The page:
WEST JORDAN, Utah — The results are in: It's clear how most parents, students and teachers who took a recent Jordan School District survey feel about the pandemic school schedule.
That survey is now helping move the Jordan School Board of Education forward in looking at the possibility of making that schedule permanent.
More than 16,000 people weighed in on the survey, which asked questions like if they were satisfied with the current four-day in-person schedule with Fridays set aside for distance learning or small group sessions.
It also asked if they preferred the current schedule over the pre-pandemic school schedule.
"This was very fascinating to hear the results. This is a lot to digest," Jordan School Board of Education Vice President Bryce Dunford said.
He said he found the results surprising.
"When you look at those survey results, you have to admit -- we might be onto something significant here," Dunford said. "And it would be foolish to just throw it out without pausing to say, 'Did we discover something that's a better way to deliver education?'"
A pie chart shows the survey results, broken down by if people were "very satisfied," "satisfied," "neutral," "dissatisfied" or "very dissatisfied."
67 percent of respondents fell into the "very satisfied" or "satisfied" categories, while 23 percent chose "dissatisfied" or "very dissatisfied."
The rest, 11 percent, remained neutral.
According to the survey, 63 percent said they preferred the current school schedule over the pre-pandemic one, whereas 34 percent indicated that they want the schedule to go back to how it was before COVID-19.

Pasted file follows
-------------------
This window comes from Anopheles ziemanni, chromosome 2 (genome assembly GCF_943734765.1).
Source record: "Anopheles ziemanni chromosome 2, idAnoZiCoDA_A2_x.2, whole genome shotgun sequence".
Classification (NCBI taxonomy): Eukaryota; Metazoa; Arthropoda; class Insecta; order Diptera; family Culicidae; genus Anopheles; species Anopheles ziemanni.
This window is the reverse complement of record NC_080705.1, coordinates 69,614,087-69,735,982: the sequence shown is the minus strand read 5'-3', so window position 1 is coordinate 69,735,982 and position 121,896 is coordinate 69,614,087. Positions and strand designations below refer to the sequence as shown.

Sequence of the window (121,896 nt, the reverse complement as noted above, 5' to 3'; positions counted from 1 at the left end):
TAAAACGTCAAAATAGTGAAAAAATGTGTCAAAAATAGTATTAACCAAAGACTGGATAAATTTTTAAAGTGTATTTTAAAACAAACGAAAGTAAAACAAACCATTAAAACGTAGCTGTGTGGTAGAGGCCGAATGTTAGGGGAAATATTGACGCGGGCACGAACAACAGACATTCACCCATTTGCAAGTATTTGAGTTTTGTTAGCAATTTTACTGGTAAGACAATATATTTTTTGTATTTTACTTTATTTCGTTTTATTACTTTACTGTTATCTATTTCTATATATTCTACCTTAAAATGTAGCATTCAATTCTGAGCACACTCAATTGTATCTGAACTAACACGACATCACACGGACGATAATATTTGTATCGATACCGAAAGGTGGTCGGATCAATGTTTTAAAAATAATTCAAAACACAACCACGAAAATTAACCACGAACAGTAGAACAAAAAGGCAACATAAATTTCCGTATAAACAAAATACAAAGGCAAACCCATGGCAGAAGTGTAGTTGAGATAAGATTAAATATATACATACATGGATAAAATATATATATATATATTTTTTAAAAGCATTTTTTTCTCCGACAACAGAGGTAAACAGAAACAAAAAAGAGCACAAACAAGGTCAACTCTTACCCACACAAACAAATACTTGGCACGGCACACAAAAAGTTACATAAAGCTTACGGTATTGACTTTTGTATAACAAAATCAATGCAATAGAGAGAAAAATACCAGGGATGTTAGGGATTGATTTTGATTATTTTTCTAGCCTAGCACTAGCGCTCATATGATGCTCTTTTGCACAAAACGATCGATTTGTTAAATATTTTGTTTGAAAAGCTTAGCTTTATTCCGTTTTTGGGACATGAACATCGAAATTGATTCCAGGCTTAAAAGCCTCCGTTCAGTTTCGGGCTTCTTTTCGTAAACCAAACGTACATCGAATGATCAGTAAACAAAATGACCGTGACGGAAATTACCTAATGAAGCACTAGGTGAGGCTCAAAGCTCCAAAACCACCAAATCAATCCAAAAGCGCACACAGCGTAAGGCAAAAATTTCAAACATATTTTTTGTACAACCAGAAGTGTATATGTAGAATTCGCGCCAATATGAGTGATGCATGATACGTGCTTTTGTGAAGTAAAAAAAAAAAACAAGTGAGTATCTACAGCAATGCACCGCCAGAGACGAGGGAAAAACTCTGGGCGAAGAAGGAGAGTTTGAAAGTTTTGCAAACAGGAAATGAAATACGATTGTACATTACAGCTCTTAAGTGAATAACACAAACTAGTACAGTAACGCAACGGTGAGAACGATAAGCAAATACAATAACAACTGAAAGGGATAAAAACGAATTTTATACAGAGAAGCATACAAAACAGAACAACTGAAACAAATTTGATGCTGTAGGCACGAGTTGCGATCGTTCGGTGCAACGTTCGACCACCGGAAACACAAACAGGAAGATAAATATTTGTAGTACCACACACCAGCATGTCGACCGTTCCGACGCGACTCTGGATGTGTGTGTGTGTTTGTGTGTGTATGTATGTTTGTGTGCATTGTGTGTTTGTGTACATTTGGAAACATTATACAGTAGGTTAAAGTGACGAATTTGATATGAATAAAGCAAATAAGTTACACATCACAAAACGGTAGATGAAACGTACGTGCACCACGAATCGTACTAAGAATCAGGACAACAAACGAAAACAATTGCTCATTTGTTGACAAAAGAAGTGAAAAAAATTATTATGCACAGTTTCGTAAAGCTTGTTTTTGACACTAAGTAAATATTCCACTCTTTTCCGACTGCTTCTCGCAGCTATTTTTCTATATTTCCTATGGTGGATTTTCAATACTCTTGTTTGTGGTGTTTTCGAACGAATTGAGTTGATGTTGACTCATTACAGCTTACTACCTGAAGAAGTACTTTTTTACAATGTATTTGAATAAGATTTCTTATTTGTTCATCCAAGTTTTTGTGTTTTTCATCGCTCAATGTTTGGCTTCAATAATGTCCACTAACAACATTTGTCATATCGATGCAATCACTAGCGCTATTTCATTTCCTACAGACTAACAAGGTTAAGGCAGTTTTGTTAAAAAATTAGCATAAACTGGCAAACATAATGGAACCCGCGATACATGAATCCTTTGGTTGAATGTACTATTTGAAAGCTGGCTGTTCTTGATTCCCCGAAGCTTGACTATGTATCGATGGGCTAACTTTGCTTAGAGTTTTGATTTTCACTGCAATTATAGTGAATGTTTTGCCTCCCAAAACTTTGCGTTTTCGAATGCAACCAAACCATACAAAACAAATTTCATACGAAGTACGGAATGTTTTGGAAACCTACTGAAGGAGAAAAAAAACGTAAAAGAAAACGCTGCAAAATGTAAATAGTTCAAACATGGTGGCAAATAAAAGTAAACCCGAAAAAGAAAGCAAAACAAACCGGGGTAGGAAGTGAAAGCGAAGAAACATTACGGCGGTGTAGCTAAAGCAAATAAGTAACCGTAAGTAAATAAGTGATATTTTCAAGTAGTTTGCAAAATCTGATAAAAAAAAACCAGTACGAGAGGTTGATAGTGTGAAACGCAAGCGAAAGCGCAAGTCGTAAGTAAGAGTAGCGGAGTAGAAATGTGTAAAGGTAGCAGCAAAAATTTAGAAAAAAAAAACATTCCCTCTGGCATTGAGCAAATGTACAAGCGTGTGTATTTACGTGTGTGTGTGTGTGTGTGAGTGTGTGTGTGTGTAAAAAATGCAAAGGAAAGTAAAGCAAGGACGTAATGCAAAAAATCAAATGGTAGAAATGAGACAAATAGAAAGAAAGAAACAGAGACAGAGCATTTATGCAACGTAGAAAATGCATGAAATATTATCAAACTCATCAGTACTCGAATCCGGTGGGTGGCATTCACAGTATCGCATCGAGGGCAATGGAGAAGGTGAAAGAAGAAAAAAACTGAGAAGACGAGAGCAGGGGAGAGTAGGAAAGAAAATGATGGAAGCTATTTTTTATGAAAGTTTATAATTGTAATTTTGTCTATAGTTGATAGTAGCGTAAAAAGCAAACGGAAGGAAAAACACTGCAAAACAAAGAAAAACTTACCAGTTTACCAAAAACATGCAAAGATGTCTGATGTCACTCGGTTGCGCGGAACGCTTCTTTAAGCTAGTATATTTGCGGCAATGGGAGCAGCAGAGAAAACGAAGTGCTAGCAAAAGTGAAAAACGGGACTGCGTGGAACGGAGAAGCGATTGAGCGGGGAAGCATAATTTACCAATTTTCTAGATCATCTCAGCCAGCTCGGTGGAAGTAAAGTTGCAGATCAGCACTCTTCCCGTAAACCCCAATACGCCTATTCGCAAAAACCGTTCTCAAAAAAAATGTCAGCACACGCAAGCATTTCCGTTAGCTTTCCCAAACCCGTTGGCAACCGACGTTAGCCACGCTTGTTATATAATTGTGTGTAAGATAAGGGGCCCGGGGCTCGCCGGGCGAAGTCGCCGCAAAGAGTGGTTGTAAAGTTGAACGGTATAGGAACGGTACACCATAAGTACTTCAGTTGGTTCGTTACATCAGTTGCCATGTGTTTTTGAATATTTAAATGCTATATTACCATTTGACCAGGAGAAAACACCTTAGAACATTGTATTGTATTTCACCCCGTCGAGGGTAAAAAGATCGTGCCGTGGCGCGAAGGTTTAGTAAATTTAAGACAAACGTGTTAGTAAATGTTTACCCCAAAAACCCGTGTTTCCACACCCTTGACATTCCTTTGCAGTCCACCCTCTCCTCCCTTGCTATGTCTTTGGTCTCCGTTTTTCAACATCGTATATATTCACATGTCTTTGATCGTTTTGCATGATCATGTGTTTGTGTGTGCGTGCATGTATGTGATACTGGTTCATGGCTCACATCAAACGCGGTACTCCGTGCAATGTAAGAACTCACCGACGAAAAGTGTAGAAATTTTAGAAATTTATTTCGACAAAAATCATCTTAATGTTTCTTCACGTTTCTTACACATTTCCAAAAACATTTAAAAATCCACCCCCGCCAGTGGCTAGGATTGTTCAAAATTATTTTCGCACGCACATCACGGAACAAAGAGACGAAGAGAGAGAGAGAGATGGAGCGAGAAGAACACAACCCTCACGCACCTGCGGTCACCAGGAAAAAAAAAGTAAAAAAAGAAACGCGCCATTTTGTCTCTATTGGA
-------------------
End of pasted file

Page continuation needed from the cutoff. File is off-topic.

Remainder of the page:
"Everybody that I've seen has been willing to say, 'Hey, if we put some more structure on this, if we put some more thought into it, this could be really great,'" said parent Sara Nichols, one of the 16,112 people who took the survey.
Nichols has three children in Jordan District schools -- two elementary and one middle schooler. She also is the president of the South Jordan Elementary Community Council, which means she's had lots of discussion with the council, as well as parents and teachers.
"The parents that I have spoken to at the junior high level overwhelmingly have loved it," she said. "Elementary has been a little bit more mixed... it's less obvious, in some cases, how the elementary piece can work."
It's that need for structure and clearer expectations that came in as the number one concern in the survey that people said they wanted to change if the current schedule were to continue.
The school board certainly has questions, too, before they would consider any possible changes.
Much like Nichols pointed out, Dunford indicated that they'd have to dissect the various levels of schooling to see if the four-day in-person with Friday distance learning works at every grade.
"We would have to ask the question, 'Is every level the same? Would elementary schools and secondary schools need to be different?'" he said.
And while they made things work during the pandemic, he explained that they'd have to see what it takes to keep this going permanently.
"If we're really going to commit to that on a long-term basis, do we have the resources to make sure that everything is available for students?" Dunford questioned.
Not to mention -- and the board brought this up at Tuesday's meeting -- would state law even allow it?
The board organized a committee to take a closer look and answer those questions. The committee is expected to come up with a proposal that gives the district options on how to move forward.
Dunford said the survey was the first step, and Tuesday was meant to hear the results and let those results digest.
Any plan or proposal would go before the community for discussion and thought before any decision, he indicated.
During the meeting, board members expressed that they want to get an idea sooner rather than later so that they can give parents as much time to plan for the fall as possible.
The committee is expected to give an initial report at the board's next meeting.